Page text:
'We're a scary beast': All Blacks star's Bledisloe Cup warning
The All Blacks emerged 33-25 victors at Eden Park on Saturday, but the scoreline shouldn’t have been as close as it was given the hosts led the visitors 33-8 with 12 minutes to play.
A lacklustre finish, which saw the All Blacks leak three tries, and a sloppy opening half an hour marred a win that gives the Kiwis a leg up in their quest to retain the Bledisloe Cup for a 19th consecutive year.
While there were signs of promise in between the sloppy start and ill-disciplined finish, most notably Sevu Reece’s disallowed wonder try, Papalii, who started at openside flanker, said his side’s opening and closing efforts were unacceptable.
“To be honest, that’s not All Black rugby that we played out there in those last 20 minutes,” Papalii told media on Tuesday.
“We pride ourselves on playing the whole 80-plus, and that last 20 minutes might have got in our minds that we thought we’ve won the game, but then they came back and we started giving away stupid penalties.
“The game hasn’t changed. We’ve just got to be hard on ourselves and be more disciplined, and that’s a thing we’re really touching on this week.”
In total, the All Blacks conceded 19 penalties throughout the course of the match, and many of those infringements came late on in the piece as New Zealand’s impact players were injected into the game off the bench.
Weber was among the replacement players who entered the fray midway through the second half, and he suggested a sense of excitement playing for the first time in three weeks overwhelmed his side.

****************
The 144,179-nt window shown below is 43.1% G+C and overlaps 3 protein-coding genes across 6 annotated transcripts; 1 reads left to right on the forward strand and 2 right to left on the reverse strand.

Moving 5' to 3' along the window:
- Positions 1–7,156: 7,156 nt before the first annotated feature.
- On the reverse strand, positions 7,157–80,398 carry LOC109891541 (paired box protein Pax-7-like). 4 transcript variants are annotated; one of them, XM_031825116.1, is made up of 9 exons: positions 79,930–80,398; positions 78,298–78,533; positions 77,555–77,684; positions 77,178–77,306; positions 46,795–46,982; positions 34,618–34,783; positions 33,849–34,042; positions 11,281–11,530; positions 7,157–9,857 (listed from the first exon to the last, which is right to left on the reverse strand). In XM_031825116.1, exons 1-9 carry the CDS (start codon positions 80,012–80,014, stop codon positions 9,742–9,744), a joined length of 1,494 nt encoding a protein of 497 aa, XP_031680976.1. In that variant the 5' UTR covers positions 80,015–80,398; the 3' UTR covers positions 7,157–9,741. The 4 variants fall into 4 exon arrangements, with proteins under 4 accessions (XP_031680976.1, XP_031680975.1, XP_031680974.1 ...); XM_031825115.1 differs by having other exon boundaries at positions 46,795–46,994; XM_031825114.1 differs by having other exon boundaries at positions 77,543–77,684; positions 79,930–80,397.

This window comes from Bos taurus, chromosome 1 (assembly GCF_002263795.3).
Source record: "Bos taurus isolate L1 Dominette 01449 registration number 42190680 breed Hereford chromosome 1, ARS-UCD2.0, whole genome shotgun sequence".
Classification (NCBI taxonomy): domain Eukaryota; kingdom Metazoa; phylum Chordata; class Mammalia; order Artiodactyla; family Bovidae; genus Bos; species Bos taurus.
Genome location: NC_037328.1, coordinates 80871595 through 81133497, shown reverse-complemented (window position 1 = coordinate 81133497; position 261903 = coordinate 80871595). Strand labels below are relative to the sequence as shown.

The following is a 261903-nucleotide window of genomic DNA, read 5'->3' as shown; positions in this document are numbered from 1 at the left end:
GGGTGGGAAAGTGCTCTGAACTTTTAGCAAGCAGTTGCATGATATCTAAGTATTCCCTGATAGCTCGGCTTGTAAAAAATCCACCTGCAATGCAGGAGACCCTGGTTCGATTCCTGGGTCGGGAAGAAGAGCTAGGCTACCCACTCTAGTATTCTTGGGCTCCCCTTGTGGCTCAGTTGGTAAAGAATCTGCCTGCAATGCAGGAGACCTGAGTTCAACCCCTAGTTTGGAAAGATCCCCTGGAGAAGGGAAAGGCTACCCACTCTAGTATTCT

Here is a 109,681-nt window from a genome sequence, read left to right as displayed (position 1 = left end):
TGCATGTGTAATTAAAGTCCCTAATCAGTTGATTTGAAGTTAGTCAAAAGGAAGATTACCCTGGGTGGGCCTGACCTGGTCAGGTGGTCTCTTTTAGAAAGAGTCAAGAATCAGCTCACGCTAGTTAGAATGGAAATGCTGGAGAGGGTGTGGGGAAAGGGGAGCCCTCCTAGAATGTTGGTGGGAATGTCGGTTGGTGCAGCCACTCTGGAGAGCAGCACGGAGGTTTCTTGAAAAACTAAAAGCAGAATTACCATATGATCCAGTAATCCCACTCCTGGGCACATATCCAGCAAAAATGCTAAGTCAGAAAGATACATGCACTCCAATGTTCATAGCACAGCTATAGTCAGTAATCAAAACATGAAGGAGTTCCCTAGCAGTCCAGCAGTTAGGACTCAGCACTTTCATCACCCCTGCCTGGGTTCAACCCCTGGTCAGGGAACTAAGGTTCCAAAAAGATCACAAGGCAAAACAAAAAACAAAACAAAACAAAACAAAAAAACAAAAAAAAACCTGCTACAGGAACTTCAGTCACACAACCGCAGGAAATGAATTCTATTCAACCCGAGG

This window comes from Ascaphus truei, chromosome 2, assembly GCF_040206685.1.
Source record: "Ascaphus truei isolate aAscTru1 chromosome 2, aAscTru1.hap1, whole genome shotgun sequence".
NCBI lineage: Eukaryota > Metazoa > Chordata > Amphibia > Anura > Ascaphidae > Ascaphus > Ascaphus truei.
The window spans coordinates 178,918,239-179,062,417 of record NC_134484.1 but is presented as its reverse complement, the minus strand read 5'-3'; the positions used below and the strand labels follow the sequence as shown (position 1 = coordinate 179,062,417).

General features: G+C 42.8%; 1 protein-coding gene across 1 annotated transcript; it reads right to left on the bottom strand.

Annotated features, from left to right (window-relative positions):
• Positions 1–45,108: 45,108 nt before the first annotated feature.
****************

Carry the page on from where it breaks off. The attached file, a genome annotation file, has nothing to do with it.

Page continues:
The 30-year-old halfback said it wasn’t until head coach Ian Foster delivered a “rark up” at half-time that things began to fall into place early in the second half.
“After a couple weeks off, the boys were bloody keen to throw the ball around a little bit, whereas we probably needed to roll our sleeves up a bit first before trying to take on those opportunities that perhaps we saw,” Weber said.
“It wasn’t until we had a bit of a rark up that we started seeing a lot of those things. I think that’s the key to the first quarter of the second half.”
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Despite New Zealand’s flaws, which have become the key talking points in the post-mortem of their victory, Weber said there were still plenty of positives to take from the match.
“You clearly saw the willingness to throw the ball around and play what we see in front of us, which is the way we want to play,” he said.
“That disallowed try, I think, probably speaks volumes of that. If we’re seeing those opportunities from inside our own 22, we’re ready to have a crack, so I think our attacking prowess is there, we just need to be a bit more accurate in that space.
“I think we’re all pretty happy there. It’s probably just defensively, tidy up a few things, and hopefully we’ll see a bit more attack.”
Papalii, meanwhile, is eager to get more involved in this week’s re-match in Auckland, even though he topped the tackle count alongside Wallabies hooker Brandon Paenga-Amosa with 15 tackles apiece.
“We’re taught to play what’s in front and I think we tried that, but we were just trying a bit too much. We need to stick to our basics and stick to our system, which I think we sort of went away from,” he said.
“But, as you see, when we roll our sleeves up, we get direct, we can really do some damage, but we’ve just got to stick to that and really trust our game-drivers.”
Do that, and much-needed improvements will follow. According to Weber, the All Blacks remain a long way off their peak, but the 10-test international promises his side could become a frightening prospect over the coming months.
“We’re nowhere near the finished product. We’re only one test into the Rugby Championship, so we keep building and growing our game like we’re sort of planning to, hopefully we’re a scary beast by the end.”
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